The History of Kentucky: Exhibiting an Account of the Modern Discovery; Settlement; Progressive Improvement; Civil and Military Transactions; and the Present State of the Country ... (Google eBook)

Front Cover
G.S. Robinson, printer, 1824 - Kentucky
0 Reviews
  

What people are saying - Write a review

We haven't found any reviews in the usual places.

Selected pages

Contents

Common terms and phrases

Popular passages

Page 409 - In prosecutions for the publication of papers, investigating the official conduct of officers or men in a public capaci•ty, or where the matter published is proper for public information, the truth thereof may be given in evidence. And in all indictments. for libels, the jury shall have a right to determine the law and the facts under the direction of the court as in other cases.
Page 409 - That the printing presses shall be free to every person who undertakes to examine the proceedings of the legislature or any branch of government; and no law shall ever be made to restrain the right thereof. The free communication of thoughts and opinions is one of the invaluable rights of man: and every citizen may freely speak, write, and print on any subject, being responsible for the abuse of that liberty.
Page 399 - Every order, resolution .or vote, to which the concurrence of both houses may be necessary, except on a, question of adjournment, shall be presented to the governor, and before it shall take effect, be approved by him; or being disapproved, shall be repassed by two-thirds of both houses, according to the rules and limitations prescribed in case of a bill,.
Page 410 - All courts shall be open, and every person for an injury done him in his lands, goods, person or reputation, shall have remedy by due course of law, and right and justice administered, without sale, denial or delay.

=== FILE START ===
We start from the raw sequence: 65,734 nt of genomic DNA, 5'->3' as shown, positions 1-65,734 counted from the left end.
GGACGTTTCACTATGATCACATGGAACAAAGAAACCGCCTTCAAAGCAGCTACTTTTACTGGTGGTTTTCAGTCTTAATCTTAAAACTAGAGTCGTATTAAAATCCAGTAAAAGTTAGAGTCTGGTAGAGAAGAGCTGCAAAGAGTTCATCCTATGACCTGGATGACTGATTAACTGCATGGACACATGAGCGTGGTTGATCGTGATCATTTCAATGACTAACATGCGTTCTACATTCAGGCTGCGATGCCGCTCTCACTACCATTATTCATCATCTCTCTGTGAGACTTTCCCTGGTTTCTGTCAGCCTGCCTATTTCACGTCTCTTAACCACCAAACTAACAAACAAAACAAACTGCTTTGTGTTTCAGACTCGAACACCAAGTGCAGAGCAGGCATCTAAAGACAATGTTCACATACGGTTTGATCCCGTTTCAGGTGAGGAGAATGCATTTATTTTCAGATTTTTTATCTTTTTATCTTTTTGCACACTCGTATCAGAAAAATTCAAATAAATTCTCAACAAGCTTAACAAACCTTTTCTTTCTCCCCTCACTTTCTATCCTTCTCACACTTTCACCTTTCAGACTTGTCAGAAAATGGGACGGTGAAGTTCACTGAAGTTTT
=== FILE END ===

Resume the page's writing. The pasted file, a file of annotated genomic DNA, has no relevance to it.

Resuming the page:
Page 394 - The powers of the government of the State of Mississippi shall be divided into three distinct departments, and each of them confided to a separate body of magistracy, to wit: those which are legislative to one. those which are judicial to another, and those which are executive to another.
Page 408 - That all power is inherent in the people, and all free governments are founded on their authority, and instituted for their peace, safety and happiness...
Page 398 - Assembly, shall, during the term for which he shall have been elected, be appointed to any civil office of profit under this State, which shall have been created, or the emoluments of which shall have been increased during such term, except such offices as may be filled by elections by the people.
Page 410 - No person shall, for the same offence, be twice put in jeopardy of his life or limb, nor shall any man's property be taken or applied to public use without the consent of his representatives, and without just compensation being previously made to him.
Page 411 - The citizens have a right in a peaceable manner to assemble together for their common good, and to apply to those invested with the powers of government for redress of grievances or other proper purposes by petition, address, or remonstrance.
Page 410 - The person of a debtor, where there is not strong presumption of fraud, shall not be continued in prison after delivering up his estate for the benefit of his creditors, in such manner as shall be prescribed by law.

Bibliographic information